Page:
1. Does anyone know of the best passivity test for this material?
2. Any recommendations for cleaning or passivation chemicals for ferritic stainless?

Jack Johnston
- Rainier, Oregon, USA

February 8, 2012

A. Copper sulfate and ferroxyl spot testing are accepted methods. Good luck - you'll need it to get ferritic stainless to pass.

jeffrey holmes
Jeffrey Holmes, CEF
      South Carolina

March 8, 2012

A. Oh, indeed, those iron-indicator solution tests aren't recommended for use with stainless grades containing less than 16% Cr, like the alloy Jack is using. They are prone to false failures.

For stuff that copper sulfate doesn't do well with, I generally fall back on water immersion testing. There are many variations depending on what document you look at, but I tend to do it heated to reduce the time needed to a few hours.

Please let me know if we can assist you with your passivation needs.

ray kremer
Ray Kremer
Stellar Solutions, Inc.
supporting advertiser
McHenry, Illinois
stellar solutions banner

June 15, 2012

A. I recently bought some 316 S/S bolts to use as liquid level conductivity probes. I pickled them after hand polishing using a 5% hydrofluoric acid and a 22% nitric acid mixture, which is commercially available. I then passivated them with a passivating paste containing a 22% nitric acid solution.
I immersed the probes into a salt water solution and used a multimeter on the millivolt scale to test the voltage between the stainless piece and the multimeter probe. The voltage began rising and reached about 135 mV. This probe is well and truly pickled and passivated.

Brian Gray
- Cape Town, Western Province, South Africa

August 10, 2012

A. Electronic Testers have also been found effective for the identification of passive layers on stainless steel. Far quicker then chemical methods of marking the stainless surface.

Wolf Koslow
Koslow Scientific Company
supporting advertiser  
Englewood, New Jersey
koslow banner

July 23, 2012

Q. I want to make stainless steel testing chemical for sorting 316 and 304. If anyone knows about this, how to make this chemical, then please write here.

Shabbir Sheikh
- Faisalabad Pakistan

April 26, 2013

Q. I am attempting a passivation validation using the boil test and 420 stainless. My problem is that I cannot get the boil test to generate rust at all, even after using a file to remove the surface passivation layer (and then some) and immediately immersing in boiling water. I need to generate rust to compare against a passivated sample to show that the Citrisurf product (2310) will generate a passive layer. Can anyone explain why my 420 seems to be totally immune to rust? I am following ASTM F1089 Standard Test Method for Corrosion of Surgical Instruments (30 minute boil, 3 hr rest, 2 hr ambient dry).

Mike Grissom
- Honolulu, Hawaii, USA

September 4, 2013

A. We share the same experience. If you are looking for puffy rust after the boil test, it will be rare to find this on 420. (I have not try the boil test on 420F.) You may find rust spots on 440C. The unclear part of the boil test is "shall show no signs of corrosion" (from ASTM F1089 [link by ed. to spec at TechStreet] ). If there is material removal or surface deterioration, it is definitely corrosion. What about discoloration with brown films or staining?

Copper sulfate test gives much easier results to interpret but is prone to false positives.

Kai Lorcharoensery
- Warsaw, Indiana, USA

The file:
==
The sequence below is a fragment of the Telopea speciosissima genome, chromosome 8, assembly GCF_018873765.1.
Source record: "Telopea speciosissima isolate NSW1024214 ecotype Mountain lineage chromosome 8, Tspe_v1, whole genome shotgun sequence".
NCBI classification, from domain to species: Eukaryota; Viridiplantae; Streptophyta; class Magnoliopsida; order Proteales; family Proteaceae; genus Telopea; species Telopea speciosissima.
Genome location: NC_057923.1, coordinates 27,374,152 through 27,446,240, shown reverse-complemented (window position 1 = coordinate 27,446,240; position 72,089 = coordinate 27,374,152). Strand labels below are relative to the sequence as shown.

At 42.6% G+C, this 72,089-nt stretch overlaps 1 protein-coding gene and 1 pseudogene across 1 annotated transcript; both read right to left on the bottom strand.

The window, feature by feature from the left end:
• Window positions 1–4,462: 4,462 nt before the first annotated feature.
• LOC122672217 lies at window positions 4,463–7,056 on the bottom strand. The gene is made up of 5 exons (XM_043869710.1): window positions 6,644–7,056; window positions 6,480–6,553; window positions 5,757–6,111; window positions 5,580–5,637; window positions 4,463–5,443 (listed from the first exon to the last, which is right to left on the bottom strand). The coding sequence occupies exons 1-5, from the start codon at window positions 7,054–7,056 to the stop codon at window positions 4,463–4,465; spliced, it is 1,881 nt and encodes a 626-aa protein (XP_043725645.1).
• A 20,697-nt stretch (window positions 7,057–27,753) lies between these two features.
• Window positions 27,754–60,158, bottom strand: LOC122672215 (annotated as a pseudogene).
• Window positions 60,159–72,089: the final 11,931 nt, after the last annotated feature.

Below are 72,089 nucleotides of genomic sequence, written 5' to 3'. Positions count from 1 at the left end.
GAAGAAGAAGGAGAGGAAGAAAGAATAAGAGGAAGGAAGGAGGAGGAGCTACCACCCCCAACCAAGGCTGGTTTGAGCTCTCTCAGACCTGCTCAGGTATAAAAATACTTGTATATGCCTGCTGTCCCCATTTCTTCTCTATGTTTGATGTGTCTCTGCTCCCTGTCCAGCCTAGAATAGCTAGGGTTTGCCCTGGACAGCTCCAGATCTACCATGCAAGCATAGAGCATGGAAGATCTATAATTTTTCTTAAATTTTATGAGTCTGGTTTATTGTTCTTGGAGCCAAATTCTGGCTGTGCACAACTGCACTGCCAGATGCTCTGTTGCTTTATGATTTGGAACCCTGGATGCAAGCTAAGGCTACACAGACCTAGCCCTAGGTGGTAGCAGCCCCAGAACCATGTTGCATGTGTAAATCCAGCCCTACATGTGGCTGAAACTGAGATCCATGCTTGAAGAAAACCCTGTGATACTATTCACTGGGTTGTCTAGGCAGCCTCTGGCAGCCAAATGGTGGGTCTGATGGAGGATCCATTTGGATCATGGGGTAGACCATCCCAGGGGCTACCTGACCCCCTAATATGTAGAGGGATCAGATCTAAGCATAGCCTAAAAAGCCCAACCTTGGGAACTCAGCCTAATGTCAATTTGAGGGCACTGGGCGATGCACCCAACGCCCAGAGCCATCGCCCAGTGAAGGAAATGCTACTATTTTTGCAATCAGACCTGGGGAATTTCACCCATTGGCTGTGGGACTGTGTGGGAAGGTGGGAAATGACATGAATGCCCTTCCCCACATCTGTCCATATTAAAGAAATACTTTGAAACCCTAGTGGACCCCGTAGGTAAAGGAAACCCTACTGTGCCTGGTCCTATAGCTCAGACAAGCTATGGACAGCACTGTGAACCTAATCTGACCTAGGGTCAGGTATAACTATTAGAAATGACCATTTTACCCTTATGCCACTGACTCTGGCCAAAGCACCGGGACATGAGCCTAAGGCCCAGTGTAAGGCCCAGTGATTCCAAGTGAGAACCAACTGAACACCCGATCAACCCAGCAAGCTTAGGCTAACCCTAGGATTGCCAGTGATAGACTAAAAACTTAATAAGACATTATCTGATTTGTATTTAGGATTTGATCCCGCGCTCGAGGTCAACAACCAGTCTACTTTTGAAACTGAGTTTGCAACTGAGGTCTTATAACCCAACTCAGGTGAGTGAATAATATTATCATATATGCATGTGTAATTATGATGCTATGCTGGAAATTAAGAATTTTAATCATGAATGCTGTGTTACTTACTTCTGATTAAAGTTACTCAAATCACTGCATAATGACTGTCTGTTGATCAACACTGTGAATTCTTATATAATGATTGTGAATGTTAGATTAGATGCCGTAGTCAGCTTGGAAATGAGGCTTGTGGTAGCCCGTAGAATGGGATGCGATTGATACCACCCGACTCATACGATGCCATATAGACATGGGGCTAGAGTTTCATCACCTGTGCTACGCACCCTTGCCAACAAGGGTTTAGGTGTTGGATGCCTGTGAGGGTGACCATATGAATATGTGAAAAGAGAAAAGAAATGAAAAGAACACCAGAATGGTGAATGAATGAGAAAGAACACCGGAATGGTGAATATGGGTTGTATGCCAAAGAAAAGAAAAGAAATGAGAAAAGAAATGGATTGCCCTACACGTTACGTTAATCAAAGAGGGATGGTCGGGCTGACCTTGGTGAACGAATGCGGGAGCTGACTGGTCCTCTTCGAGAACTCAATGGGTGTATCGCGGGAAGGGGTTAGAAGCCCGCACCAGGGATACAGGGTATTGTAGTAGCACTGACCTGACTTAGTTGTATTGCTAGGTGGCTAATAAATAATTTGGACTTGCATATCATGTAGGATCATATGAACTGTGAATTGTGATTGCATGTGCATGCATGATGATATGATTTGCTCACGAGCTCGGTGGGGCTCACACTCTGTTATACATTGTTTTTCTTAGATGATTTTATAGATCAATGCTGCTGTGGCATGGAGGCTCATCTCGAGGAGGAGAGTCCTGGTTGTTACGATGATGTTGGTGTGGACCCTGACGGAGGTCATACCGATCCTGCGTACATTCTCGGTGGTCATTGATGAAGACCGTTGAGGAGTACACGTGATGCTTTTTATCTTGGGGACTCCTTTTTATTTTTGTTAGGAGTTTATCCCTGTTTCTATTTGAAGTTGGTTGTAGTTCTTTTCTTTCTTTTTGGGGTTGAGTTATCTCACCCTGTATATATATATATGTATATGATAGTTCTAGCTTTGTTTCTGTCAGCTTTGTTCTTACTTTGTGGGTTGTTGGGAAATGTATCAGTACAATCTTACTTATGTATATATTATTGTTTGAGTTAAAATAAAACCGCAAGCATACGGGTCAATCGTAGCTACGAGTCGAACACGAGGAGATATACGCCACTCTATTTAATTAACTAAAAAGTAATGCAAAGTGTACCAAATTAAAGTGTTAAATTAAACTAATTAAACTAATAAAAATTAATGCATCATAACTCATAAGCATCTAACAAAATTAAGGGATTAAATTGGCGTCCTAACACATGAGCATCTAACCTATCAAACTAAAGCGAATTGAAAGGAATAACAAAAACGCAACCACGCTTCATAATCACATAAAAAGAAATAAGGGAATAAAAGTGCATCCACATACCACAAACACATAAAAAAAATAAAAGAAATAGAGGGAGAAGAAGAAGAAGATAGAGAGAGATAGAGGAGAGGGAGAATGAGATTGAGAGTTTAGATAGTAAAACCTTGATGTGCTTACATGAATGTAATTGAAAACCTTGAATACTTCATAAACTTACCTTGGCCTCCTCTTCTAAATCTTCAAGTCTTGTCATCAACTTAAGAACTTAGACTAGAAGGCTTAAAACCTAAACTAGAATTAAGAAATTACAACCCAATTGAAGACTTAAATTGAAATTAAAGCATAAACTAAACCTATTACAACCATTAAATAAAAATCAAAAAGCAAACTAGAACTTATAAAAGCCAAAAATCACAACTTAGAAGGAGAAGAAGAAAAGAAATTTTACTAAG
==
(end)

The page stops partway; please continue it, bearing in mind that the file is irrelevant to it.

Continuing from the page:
December 6, 2013

A. It may be that there is just not enough free iron on the surface to generate red rust. We have often taken fresh machined parts (usually 303, 304, and 17-7) and subjected them to testing (24 hour Humidity and Copper Sulfate) with no failures, without any passivation, only degreasing.

The most common source of failure is ferric metal smear or contamination from Metal tools/cutters and sanding/grinding contamination. Using carbide tools and being careful with abrasives can greatly reduce failures. While passivation will remove ferric compounds on the surface that exist as part of the alloy, the material will usually self passivate with time.

To get a failure, you may need to expose the material to iron in processing.

Paul Slater
- Cedar Rapids, Iowa, USA

XRF Passivation Test?

December 9, 2013

Q. I've recently heard references to using XRF for passivation testing. While I've never heard of it, and have no idea how it would work, there are other things I've not heard of so I want to check with the community of experts ... any of you ever heard of using XRF to verify acceptable passivation?

Bob Denney
- Loudon, Tennessee

December 12, 2013

A. Bob,
It's not overly common, and certainly not listed in the industry passivation standards, but years ago some customers we had in the semiconductor industry did indeed use techniques such as ESCA and AES to evaluate the passive layer of stainless steel in terms of the depth of the layer and the chromium to iron ratio. (If anybody would like to see this data, let me know.) If you cut a cross section of a piece of stainless and can get good enough resolution from your instrument, I could see getting data via EDS or WDS as well, though the passive layer is only 20-30 angstroms deep at best, so that's probably unlikely.

These are of course rather expensive tests, which is why you'll generally only see the semiconductor industry using them for this, and even then only for process evaluation, not as day-to-day production tests. The common test methods, as seen in the industry standards, are along the lines of iron-indicator test solutions and accelerated corrosion tests. These methods generally give a pass/fail only, or at best a number of hours before corrosion appears. The spectroscopy methods give hard numbers in terms of how much iron has been removed from the surface and how far down that removal extends, which is expected to correlate to corrosion resistance.